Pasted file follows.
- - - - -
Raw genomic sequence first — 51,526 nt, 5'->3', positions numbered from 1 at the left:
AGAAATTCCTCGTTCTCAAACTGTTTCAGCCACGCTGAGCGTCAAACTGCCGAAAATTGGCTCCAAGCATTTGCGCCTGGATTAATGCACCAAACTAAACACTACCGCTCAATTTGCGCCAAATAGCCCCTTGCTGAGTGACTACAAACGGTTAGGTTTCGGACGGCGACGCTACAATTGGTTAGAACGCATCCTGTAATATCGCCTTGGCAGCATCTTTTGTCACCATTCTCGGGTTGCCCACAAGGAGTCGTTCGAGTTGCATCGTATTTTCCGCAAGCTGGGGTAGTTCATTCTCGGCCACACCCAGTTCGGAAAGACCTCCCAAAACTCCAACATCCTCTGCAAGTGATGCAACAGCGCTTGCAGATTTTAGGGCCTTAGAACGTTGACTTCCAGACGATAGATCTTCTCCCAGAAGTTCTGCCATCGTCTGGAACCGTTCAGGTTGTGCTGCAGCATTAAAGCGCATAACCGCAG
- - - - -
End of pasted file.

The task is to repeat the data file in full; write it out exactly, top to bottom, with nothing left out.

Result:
Raw genomic sequence first — 51,526 nt, 5'->3', positions numbered from 1 at the left:
AGAAATTCCTCGTTCTCAAACTGTTTCAGCCACGCTGAGCGTCAAACTGCCGAAAATTGGCTCCAAGCATTTGCGCCTGGATTAATGCACCAAACTAAACACTACCGCTCAATTTGCGCCAAATAGCCCCTTGCTGAGTGACTACAAACGGTTAGGTTTCGGACGGCGACGCTACAATTGGTTAGAACGCATCCTGTAATATCGCCTTGGCAGCATCTTTTGTCACCATTCTCGGGTTGCCCACAAGGAGTCGTTCGAGTTGCATCGTATTTTCCGCAAGCTGGGGTAGTTCATTCTCGGCCACACCCAGTTCGGAAAGACCTCCCAAAACTCCAACATCCTCTGCAAGTGATGCAACAGCGCTTGCAGATTTTAGGGCCTTAGAACGTTGACTTCCAGACGATAGATCTTCTCCCAGAAGTTCTGCCATCGTCTGGAACCGTTCAGGTTGTGCTGCAGCATTAAAGCGCATAACCGCAG